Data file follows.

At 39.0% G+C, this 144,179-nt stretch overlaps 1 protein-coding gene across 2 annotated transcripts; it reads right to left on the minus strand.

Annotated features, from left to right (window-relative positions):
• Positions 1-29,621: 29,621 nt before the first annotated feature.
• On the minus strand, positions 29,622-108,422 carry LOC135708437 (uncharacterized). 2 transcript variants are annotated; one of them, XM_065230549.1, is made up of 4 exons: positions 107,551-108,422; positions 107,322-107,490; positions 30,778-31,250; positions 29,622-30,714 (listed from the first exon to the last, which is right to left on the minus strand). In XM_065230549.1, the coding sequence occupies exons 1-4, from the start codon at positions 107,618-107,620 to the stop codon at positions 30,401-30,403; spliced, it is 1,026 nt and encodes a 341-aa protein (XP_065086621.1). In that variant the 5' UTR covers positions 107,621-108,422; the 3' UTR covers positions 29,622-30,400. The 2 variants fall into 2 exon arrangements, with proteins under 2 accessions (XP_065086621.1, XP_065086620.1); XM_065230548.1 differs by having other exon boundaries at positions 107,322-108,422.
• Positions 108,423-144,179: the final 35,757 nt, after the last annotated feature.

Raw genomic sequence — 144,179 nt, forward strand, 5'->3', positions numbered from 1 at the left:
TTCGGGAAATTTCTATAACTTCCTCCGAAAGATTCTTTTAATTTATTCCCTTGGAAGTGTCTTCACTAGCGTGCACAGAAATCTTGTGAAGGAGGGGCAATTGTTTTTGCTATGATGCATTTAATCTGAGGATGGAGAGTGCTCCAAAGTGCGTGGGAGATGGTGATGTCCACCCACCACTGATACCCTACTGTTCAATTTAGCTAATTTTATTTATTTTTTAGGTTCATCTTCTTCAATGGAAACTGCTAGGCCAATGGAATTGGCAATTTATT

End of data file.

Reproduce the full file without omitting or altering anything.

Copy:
At 39.0% G+C, this 144,179-nt stretch overlaps 1 protein-coding gene across 2 annotated transcripts; it reads right to left on the minus strand.

Annotated features, from left to right (window-relative positions):
• Positions 1-29,621: 29,621 nt before the first annotated feature.
• On the minus strand, positions 29,622-108,422 carry LOC135708437 (uncharacterized). 2 transcript variants are annotated; one of them, XM_065230549.1, is made up of 4 exons: positions 107,551-108,422; positions 107,322-107,490; positions 30,778-31,250; positions 29,622-30,714 (listed from the first exon to the last, which is right to left on the minus strand). In XM_065230549.1, the coding sequence occupies exons 1-4, from the start codon at positions 107,618-107,620 to the stop codon at positions 30,401-30,403; spliced, it is 1,026 nt and encodes a 341-aa protein (XP_065086621.1). In that variant the 5' UTR covers positions 107,621-108,422; the 3' UTR covers positions 29,622-30,400. The 2 variants fall into 2 exon arrangements, with proteins under 2 accessions (XP_065086621.1, XP_065086620.1); XM_065230548.1 differs by having other exon boundaries at positions 107,322-108,422.
• Positions 108,423-144,179: the final 35,757 nt, after the last annotated feature.

Raw genomic sequence — 144,179 nt, forward strand, 5'->3', positions numbered from 1 at the left:
TTCGGGAAATTTCTATAACTTCCTCCGAAAGATTCTTTTAATTTATTCCCTTGGAAGTGTCTTCACTAGCGTGCACAGAAATCTTGTGAAGGAGGGGCAATTGTTTTTGCTATGATGCATTTAATCTGAGGATGGAGAGTGCTCCAAAGTGCGTGGGAGATGGTGATGTCCACCCACCACTGATACCCTACTGTTCAATTTAGCTAATTTTATTTATTTTTTAGGTTCATCTTCTTCAATGGAAACTGCTAGGCCAATGGAATTGGCAATTTATT